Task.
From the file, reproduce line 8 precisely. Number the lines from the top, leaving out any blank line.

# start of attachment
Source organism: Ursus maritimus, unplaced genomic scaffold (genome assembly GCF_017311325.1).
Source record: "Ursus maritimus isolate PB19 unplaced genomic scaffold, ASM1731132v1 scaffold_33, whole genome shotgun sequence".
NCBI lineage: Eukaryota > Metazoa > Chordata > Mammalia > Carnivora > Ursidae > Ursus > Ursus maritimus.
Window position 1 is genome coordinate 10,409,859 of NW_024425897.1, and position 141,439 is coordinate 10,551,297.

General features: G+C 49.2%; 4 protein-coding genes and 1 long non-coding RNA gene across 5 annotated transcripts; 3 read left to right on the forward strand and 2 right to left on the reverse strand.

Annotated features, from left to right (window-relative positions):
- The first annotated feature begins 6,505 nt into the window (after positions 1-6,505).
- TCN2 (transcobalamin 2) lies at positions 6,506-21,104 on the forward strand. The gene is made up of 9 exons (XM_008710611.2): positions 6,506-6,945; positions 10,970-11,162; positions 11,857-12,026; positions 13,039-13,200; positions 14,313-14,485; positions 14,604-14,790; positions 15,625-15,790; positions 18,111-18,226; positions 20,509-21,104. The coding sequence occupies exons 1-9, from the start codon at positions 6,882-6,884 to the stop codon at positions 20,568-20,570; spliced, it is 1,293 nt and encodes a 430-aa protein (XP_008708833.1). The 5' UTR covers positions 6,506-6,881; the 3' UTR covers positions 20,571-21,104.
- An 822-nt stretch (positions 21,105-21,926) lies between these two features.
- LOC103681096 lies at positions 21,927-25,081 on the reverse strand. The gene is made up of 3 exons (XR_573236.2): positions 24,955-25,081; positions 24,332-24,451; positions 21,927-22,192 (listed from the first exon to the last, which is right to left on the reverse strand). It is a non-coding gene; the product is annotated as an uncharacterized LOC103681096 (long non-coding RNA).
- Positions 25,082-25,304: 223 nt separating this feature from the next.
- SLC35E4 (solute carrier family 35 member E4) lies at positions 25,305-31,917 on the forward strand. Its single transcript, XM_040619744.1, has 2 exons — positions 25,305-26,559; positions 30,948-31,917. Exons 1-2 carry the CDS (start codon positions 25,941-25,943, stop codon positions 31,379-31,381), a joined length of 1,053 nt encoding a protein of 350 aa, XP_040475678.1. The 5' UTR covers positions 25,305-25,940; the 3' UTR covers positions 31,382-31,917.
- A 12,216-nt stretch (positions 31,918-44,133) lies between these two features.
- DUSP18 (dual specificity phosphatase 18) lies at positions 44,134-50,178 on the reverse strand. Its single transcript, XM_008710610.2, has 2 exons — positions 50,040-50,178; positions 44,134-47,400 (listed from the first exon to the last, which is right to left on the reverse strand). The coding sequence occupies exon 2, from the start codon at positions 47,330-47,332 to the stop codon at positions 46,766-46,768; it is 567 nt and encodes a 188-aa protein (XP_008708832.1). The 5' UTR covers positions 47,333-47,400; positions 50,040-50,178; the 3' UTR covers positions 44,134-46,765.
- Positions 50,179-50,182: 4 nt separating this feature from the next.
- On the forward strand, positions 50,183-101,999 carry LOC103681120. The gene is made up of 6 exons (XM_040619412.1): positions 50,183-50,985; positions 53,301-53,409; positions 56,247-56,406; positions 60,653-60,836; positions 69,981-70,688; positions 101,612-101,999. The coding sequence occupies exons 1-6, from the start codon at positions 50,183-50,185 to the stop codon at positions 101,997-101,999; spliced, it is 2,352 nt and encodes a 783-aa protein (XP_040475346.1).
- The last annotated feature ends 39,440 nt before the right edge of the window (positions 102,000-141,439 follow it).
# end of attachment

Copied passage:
- TCN2 (transcobalamin 2) lies at positions 6,506-21,104 on the forward strand. The gene is made up of 9 exons (XM_008710611.2): positions 6,506-6,945; positions 10,970-11,162; positions 11,857-12,026; positions 13,039-13,200; positions 14,313-14,485; positions 14,604-14,790; positions 15,625-15,790; positions 18,111-18,226; positions 20,509-21,104. The coding sequence occupies exons 1-9, from the start codon at positions 6,882-6,884 to the stop codon at positions 20,568-20,570; spliced, it is 1,293 nt and encodes a 430-aa protein (XP_008708833.1). The 5' UTR covers positions 6,506-6,881; the 3' UTR covers positions 20,571-21,104.